+1 for linking ergo-log.com. My favorite fitness/health website.

Bb3d1772b28c02da2426e40dfcb533f5
5381 · August 20, 2012 at 2:49 AM

^ I think this is part of why rosedales diet is very low carb, medium protein, high fat, at least from his more recent blog post I got this impression.

7a6529ea25b655132fe58d793f95547a
2030 · August 19, 2012 at 9:12 PM

Cool, thanks for the link RawNut

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10 · December 23, 2012 at 12:10 PM

They ignore that fact that carbohydratges promote IGF-1 the most...replacing protein with more carbs makes no sesnse. THe best way to lower IGF is actually lowering both protein and carbs and increasing fat consumption.

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78422 · August 21, 2012 at 2:12 PM

You've raised an important point that is very relevant to paleo - feeding frequency.

Intermittent fasting is consistent with what would occur in ancestral dietary practices.

Modern diet IGF-1 levels are abnormally high.

Protein should not be a concern provided you practice intermittent fasting as per the BBC Horizon program you watched.

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14877 · August 19, 2012 at 8:37 PM

I have read conflicting reports on protein and IGF-1 elevation. Plus, IGF-1 is not really the demon it is made out to be either. In fact, if you google "IGF-1 health benefits performance," you'll find a lot of interesting links.

"According to researchers, IGF-1 increases lean body mass, reduces fat, builds bone, muscle, and nerves. By taking it directly you bypass the pituitary gland which may be burnt out by the aging process."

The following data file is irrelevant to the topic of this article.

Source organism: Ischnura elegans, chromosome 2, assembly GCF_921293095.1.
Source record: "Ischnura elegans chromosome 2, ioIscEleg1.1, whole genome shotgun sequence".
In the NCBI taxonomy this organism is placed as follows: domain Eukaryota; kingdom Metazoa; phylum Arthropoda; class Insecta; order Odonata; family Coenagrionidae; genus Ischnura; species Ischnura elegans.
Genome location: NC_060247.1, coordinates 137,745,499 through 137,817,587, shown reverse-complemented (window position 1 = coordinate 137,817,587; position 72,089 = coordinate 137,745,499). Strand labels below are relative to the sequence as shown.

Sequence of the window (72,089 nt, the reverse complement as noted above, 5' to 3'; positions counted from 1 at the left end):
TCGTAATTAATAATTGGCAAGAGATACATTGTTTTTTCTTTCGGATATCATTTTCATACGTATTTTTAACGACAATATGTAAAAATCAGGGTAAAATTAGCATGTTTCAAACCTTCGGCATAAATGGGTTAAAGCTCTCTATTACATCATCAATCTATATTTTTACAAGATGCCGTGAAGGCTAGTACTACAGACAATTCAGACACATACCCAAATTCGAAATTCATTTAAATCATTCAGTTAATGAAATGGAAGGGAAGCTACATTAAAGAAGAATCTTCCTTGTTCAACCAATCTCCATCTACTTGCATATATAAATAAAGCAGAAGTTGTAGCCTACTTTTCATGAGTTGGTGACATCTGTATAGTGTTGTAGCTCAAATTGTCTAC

When they say "by taking it" they're referring to a deer antler, which contains large amounts of it. From what I recall, deer antler is a historical delicacy.

Sounds good to me.

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1774 · August 21, 2012 at 2:41 PM

i agree that it does have great benefits, but one of the main concerns is it's non selective for normal and damaged cells in the body. promoting the growth of damaged cells is not desired, and if a person has consistently elevated levels of IGF-1, this is a "recipe for disaster" ( sorry for the corny idiom - it's early here)

Medium avatar
115 · April 06, 2013 at 6:24 PM

a lot of research is just BS and made on the wrong persons and in the wrong intervals.

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0 · September 03, 2013 at 2:05 PM

Marcus can you post the link for info regarding carbs and IGF-1 promotion. It's exactly what I am searching for.

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0 · April 24, 2013 at 11:21 AM

HI there, I'm in Australia and just saw the documentary 'Eat, Fast and Live Longer' as was struck too by the comment by the researcher about the association between IGF1 and cancer and that protein stimulates IGF1 levels. I'd never even seen IGF1 mentioned much in my readings about Paleo or low-carb. I partially understand your explanation Rawnut but am still wondering if a higher protein diet will raise the IGF1 levels and a low carb diet will not reduce the level. If the body produces its own IGF1 does that still increase cancer risks. It would be great to see some discussion of this issue in the many low carb or Paleo blogs. Has anyone seen any more discussion since the original question was posted above. Thanks all.

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415 · May 15, 2013 at 8:10 PM

"If the body produces its own IGF1 does that still increase cancer risks." All the studies of low carb diets on animals and humans show it slows, stops or reverses cancer growth. Possibly by lowering serum IGF-1 but lets not forget insulin too. Insulin is also a growth factor which is lowered best by carbohydrate restriction.